4 Answers 4

The instinct of whether to trust a site is affected by many different things, some of them conscious, some not.

The decision of whether to trust will not be based entirely upon colour. There will be a multitude of cues that will help or hinder trust!

Let's say that like in your example, the branding and colours used on the site are very much in tune with the product being displayed (as in your screenshot). This creates continuity, harmony and balance - a few (of many) precursors for trust.

If you changed the colour to something else, you create separation, conflict and disparity, some (of many) precursors for distrust.

So whether or not you find evidence that says 'dark colours do not promote trust', you have to consider the relevance of that evidence to the scenario in which the research was carried out, against the relevance of the colour to your actual scenario.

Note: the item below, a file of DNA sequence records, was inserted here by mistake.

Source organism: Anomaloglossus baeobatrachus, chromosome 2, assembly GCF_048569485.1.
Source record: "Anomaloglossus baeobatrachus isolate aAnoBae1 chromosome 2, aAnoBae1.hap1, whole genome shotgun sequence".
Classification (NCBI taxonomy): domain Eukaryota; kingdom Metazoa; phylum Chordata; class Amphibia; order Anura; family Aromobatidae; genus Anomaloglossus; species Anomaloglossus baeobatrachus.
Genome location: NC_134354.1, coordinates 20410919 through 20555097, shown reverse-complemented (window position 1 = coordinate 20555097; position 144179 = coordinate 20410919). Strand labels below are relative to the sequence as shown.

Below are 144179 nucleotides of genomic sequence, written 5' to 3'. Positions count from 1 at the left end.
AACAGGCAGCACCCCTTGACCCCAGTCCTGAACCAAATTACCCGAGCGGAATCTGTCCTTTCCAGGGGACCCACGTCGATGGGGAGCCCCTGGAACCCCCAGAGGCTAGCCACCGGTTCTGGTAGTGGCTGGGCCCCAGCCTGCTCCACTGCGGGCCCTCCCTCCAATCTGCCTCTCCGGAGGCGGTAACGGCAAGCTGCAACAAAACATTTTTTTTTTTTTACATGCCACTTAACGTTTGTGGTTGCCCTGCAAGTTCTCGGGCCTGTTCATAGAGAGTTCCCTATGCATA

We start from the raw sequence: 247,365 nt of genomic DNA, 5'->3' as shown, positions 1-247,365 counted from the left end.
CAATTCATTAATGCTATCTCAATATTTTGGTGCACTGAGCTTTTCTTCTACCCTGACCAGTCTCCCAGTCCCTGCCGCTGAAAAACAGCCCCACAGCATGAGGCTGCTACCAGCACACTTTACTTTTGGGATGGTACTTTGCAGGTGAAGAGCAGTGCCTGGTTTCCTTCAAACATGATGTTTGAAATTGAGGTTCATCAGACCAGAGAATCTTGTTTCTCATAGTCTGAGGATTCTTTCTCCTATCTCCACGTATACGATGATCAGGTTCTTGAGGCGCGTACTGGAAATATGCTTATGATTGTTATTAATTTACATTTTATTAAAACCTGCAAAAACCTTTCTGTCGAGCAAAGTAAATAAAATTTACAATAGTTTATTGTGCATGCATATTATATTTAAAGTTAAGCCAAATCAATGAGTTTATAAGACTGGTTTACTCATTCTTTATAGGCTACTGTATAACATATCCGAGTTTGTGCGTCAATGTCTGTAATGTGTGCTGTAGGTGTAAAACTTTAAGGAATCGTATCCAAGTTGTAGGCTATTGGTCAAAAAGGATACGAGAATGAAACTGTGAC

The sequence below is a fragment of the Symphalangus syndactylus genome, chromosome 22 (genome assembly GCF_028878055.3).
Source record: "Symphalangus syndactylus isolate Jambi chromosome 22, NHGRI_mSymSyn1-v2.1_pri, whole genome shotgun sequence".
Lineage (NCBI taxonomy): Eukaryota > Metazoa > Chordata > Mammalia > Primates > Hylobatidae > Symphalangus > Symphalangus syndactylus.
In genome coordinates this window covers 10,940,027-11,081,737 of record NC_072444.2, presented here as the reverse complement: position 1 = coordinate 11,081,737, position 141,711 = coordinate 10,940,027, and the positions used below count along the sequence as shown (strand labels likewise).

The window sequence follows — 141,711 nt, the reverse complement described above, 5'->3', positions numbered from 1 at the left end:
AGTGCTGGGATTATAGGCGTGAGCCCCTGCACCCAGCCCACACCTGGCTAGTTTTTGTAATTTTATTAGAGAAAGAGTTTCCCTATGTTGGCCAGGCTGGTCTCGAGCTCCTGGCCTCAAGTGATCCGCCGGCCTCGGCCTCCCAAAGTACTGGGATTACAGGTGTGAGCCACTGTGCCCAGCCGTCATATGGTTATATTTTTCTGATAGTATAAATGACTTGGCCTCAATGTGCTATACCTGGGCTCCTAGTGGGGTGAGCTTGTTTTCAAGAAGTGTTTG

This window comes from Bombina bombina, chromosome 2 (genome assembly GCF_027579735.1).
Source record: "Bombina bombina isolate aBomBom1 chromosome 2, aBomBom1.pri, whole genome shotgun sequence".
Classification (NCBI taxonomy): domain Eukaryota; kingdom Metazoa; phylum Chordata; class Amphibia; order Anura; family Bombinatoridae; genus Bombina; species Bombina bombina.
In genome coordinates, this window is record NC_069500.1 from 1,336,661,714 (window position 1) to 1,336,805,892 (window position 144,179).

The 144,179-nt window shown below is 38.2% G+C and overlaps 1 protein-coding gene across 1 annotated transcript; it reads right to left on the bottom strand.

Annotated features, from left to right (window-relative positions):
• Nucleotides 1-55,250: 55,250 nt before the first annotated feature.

A few subsequent questions are then:

  • Was your choice of dark colour for a good reason?
  • Does that reason help engage your users?
  • Does the effect overpower any evidence you may find for dark colours creating distrust?

And if the answers are yes:

  • Does it matter what you find out?
  • Are you actually going to do anything about it anyway?
  • Just how bad does the evidence have to be in order to get you to change the colour to another scheme?
  • What other colour are you going to use?
  • Is it better to use red or yellow just because it makes people happy?